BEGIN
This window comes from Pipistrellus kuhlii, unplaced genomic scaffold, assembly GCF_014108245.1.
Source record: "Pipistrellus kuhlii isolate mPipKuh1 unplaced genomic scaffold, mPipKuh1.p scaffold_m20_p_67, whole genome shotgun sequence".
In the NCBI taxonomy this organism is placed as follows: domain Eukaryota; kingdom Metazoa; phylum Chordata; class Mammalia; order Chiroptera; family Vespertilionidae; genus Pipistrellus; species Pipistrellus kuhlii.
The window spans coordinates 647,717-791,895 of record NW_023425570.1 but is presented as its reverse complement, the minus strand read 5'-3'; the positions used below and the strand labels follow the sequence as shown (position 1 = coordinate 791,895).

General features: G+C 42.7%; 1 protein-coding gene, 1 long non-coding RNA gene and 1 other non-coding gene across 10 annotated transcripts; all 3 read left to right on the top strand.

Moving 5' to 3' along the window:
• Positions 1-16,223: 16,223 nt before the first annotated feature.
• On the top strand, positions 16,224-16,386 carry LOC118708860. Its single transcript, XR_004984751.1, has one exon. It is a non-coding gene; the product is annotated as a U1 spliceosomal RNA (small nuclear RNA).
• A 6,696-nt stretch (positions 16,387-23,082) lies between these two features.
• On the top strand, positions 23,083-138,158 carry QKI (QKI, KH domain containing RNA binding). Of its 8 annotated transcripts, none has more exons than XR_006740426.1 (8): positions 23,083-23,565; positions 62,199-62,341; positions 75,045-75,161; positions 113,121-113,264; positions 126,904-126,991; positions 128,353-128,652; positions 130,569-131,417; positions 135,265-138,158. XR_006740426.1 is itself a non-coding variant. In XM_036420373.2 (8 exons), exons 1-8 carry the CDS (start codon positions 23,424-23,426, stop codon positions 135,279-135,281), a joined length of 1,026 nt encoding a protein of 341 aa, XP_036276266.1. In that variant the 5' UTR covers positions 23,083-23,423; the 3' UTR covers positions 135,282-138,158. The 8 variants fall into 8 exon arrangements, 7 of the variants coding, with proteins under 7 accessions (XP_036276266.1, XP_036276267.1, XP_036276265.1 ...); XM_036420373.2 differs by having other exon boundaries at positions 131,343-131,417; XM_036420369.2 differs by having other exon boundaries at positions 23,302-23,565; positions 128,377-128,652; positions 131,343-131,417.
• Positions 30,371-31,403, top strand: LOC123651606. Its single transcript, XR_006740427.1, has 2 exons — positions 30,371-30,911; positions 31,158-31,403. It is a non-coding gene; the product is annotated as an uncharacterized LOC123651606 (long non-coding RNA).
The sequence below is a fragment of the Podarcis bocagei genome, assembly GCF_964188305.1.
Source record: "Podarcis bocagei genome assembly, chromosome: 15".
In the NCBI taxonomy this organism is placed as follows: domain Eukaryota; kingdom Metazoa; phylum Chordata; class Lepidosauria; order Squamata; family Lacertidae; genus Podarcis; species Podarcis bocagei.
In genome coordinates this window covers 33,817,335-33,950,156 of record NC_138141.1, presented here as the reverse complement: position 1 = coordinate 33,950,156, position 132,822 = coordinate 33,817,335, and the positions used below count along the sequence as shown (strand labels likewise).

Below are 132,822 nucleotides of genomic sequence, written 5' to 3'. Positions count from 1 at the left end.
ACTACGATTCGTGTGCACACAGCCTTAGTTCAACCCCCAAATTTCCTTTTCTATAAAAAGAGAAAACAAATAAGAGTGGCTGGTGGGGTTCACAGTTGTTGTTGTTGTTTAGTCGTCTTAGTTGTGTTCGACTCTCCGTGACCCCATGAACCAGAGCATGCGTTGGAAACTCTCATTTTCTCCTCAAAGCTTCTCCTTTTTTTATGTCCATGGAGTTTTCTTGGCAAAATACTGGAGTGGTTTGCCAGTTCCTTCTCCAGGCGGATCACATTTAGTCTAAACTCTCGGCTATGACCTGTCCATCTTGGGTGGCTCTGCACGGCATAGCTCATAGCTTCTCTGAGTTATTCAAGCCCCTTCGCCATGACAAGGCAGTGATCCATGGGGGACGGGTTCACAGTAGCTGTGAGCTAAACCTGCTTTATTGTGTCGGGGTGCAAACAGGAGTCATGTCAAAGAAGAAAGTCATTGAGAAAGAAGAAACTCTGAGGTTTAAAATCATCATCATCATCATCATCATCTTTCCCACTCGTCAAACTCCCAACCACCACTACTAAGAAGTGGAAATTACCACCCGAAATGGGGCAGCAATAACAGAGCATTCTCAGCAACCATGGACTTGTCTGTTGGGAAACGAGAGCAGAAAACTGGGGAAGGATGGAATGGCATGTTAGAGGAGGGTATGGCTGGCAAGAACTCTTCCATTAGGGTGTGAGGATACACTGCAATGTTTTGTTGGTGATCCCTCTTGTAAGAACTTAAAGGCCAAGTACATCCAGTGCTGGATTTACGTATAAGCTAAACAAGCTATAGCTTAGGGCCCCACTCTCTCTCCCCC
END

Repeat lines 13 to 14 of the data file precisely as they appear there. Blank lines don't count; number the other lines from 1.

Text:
Source record: "Podarcis bocagei genome assembly, chromosome: 15".
In the NCBI taxonomy this organism is placed as follows: domain Eukaryota; kingdom Metazoa; phylum Chordata; class Lepidosauria; order Squamata; family Lacertidae; genus Podarcis; species Podarcis bocagei.